A friend recently went through a scary time and, as a result, I did, too. His niece in Minnesota, a young mother, simply disappeared. She went out on a date and didn’t come home. Her mother was with the woman’s children. When she didn’t know what to do, she contacted police, the story was in the media and the important, informal networks of the Missing and Murdered Indigenous Women and Girls (MMIWG) swung into action.
Like many friends, I tried to pass the word along about a woman who was missing. Her family needed her. My friend couldn’t sleep. He worried. I worried. The worst part seemed to be not knowing how to help, what to do and what happened. Things seemed very dangerous.
Some in the Jewish community may say, this isn’t about me. They would be wrong on several levels. First, and most apparent, your prejudice is showing. There are many Jewish community members who have ties to multiple other communities in Canada. Yes, there are indigenous Jews; as well, there are many other cross-cultural, interreligious and inter-ethnic family connections of which you may not be aware.
Second, anyone can be at risk. Missing people and human trafficking are as old as time. When Joseph’s brothers throw him into a pit and then sell him to the Ishmaelites (Genesis 37:28), they’re participating in human trafficking and slavery. They turn Joseph into a missing person. His parents go through the anguish of not knowing what happened to their child. If you’re a parent or, heck, if you’ve ever lost a pet, it’s not hard to imagine this anguish.
Rashi’s commentary says that Joseph was sold several times. According to Midrash Tanhuma, he’s sold from the Ishmaelites to the Midianites and, from there, into Egypt. This description is not unlike what happens now to women captured in wartime. News reports offer similar stories of women enslaved today – by Boko Haram or, to mention refugees closer to home, Yazidi women who were enslaved by ISIS, some of whom have found homes in Canada.
Some believe slavery is a thing of the past, tied to faraway, evil people – like the narratives I’ve heard from Canadians about the American South. People might be evil, but they aren’t far away. This is a modern issue. Once a person is being trafficked, it’s very hard to break free. She’s possibly been forcibly confined, addicted to drugs, beaten and sexually assaulted. She may be hidden, unable to get help, and brainwashed by those who kidnapped her.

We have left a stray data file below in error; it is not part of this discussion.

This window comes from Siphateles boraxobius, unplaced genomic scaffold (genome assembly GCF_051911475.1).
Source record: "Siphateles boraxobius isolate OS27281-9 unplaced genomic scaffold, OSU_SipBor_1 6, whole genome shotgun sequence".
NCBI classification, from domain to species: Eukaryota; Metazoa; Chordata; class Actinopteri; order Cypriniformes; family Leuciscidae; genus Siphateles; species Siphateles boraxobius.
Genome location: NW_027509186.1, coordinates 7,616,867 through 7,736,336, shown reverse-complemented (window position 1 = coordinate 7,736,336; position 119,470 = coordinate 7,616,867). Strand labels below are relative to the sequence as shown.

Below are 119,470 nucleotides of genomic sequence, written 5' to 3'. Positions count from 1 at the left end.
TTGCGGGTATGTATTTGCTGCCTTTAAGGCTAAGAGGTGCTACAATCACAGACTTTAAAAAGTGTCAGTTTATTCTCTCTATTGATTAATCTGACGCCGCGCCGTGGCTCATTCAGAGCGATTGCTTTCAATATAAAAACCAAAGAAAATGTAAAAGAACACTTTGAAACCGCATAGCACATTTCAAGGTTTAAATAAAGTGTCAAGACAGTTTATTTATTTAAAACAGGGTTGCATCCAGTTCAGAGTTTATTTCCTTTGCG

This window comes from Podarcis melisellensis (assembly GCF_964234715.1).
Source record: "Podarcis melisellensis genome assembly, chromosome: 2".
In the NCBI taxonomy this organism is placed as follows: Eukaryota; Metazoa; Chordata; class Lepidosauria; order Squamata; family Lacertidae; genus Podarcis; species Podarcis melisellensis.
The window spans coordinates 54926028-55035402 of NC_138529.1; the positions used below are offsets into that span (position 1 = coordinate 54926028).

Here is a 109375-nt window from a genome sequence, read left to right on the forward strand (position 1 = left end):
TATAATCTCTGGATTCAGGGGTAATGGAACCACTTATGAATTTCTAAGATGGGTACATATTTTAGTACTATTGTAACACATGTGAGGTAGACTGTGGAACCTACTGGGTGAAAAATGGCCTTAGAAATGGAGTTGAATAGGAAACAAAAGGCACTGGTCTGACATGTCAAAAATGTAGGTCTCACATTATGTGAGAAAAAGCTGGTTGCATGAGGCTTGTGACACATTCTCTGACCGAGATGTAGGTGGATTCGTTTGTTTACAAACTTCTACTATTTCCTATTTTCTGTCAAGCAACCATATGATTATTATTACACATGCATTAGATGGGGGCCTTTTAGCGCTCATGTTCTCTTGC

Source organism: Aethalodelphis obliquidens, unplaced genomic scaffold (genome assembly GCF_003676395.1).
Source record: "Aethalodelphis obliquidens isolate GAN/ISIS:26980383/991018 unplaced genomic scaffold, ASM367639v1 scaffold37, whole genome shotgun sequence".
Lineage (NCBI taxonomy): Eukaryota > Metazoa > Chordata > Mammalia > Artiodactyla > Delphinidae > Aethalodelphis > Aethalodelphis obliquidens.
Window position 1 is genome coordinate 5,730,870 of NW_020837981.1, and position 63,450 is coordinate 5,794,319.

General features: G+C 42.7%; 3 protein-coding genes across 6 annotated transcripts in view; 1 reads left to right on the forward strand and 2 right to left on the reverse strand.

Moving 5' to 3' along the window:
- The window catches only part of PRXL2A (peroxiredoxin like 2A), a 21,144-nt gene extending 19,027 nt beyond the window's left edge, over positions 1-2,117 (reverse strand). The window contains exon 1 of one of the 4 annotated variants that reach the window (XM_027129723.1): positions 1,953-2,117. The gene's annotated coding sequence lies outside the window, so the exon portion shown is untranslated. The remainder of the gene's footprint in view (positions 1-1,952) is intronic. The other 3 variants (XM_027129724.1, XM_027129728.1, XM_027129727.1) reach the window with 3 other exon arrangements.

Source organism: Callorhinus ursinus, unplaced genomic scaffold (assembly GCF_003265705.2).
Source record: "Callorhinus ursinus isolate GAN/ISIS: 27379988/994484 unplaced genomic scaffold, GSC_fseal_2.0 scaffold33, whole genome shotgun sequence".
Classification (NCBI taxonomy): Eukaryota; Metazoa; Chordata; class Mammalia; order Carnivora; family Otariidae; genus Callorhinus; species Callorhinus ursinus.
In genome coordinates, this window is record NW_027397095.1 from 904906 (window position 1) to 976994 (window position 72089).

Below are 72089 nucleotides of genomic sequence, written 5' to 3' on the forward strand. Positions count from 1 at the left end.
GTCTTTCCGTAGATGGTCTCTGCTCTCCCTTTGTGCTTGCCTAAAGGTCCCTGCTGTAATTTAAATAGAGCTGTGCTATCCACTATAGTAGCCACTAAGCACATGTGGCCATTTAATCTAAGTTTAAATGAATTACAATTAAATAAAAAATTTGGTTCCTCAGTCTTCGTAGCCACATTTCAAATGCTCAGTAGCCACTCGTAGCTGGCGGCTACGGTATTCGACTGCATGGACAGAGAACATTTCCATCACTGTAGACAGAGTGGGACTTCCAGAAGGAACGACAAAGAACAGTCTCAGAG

There are charities that work against human trafficking, and many nongovernmental organizations do, as well. However, I was recently invited to participate in a raffle. The business offered a prize in exchange for donating to an anti-trafficking organization. I got as far as clicking through to the organization’s donation page before I saw that it did its work through a lens of Christian evangelizing. Here’s what I found: “Agape International Missions has an incredible team of staff members and volunteers who faithfully carry out our mission, day in and day out. At AIM, we believe that Christ through His Church will defeat the evil of sex trafficking, so we invite you, the Church, to join us in this fight!”
Further, if you wanted to work for them, and you’re not Christian? Too bad. Here’s what their job search info looked like: “You should consider pursuing a career with AIM if: You’re a Christian; You agree wholeheartedly with our Statement of Faith. As the foundation for all we do, our Christian faith is a uniting factor among volunteers and staff.”
Essentially, this Christian organization uses an “us” versus them narrative, in which this religiously motivated group is all good. They are out to conquer this evil that happens to faraway (non-Christian) others. Sadly, if you change the religious ideology, I’m not sure Jewish communities are much different in how we portray social action issues.
Kidnapping, human trafficking, using sex as a weapon – many people like to think these terrible things don’t happen to “us.” However, this naïve view harms victims, perpetuating the idea that these things only happen to people far away or long ago, or who somehow did something wrong to deserve it.
Joseph, according to Jewish tradition, was our relative, a part of our family. His brothers kidnapped and sold him. My friend’s niece went missing this winter. This isn’t some ancient or distant problem. Some argue that, if Joseph hadn’t been his father’s favourite, or if he’d behaved better, this wouldn’t have happened to him – this is blaming a victim.
In Joseph’s case, he lived. He was found, and he flourished over time, in Egypt. My friend’s niece came home to her mother and children after a week. It’s still unclear what happened to her. It sounds like something like human trafficking may have taken place. We (helpers outside the family) may never know.
Every time a missing person is found safe, it’s lucky – but it’s not a sure thing. Often, many hundreds of people’s efforts go into finding someone, and keeping others safe.
If you’re sent a missing person’s information, don’t judge whether or not the person is “worthy.” Send it onwards. Just imagine if your relative or friend went missing – wouldn’t you want everyone’s help, without judgment or religious prejudice?
Joanne Seiff has written regularly for CBC Manitoba and various Jewish publications. She is the author of three books, including From the Outside In: Jewish Post Columns 2015-2016, a collection of essays available for digital download or as a paperback from Amazon. Check her out on Instagram @yrnspinner or at joanneseiff.blogspot.com.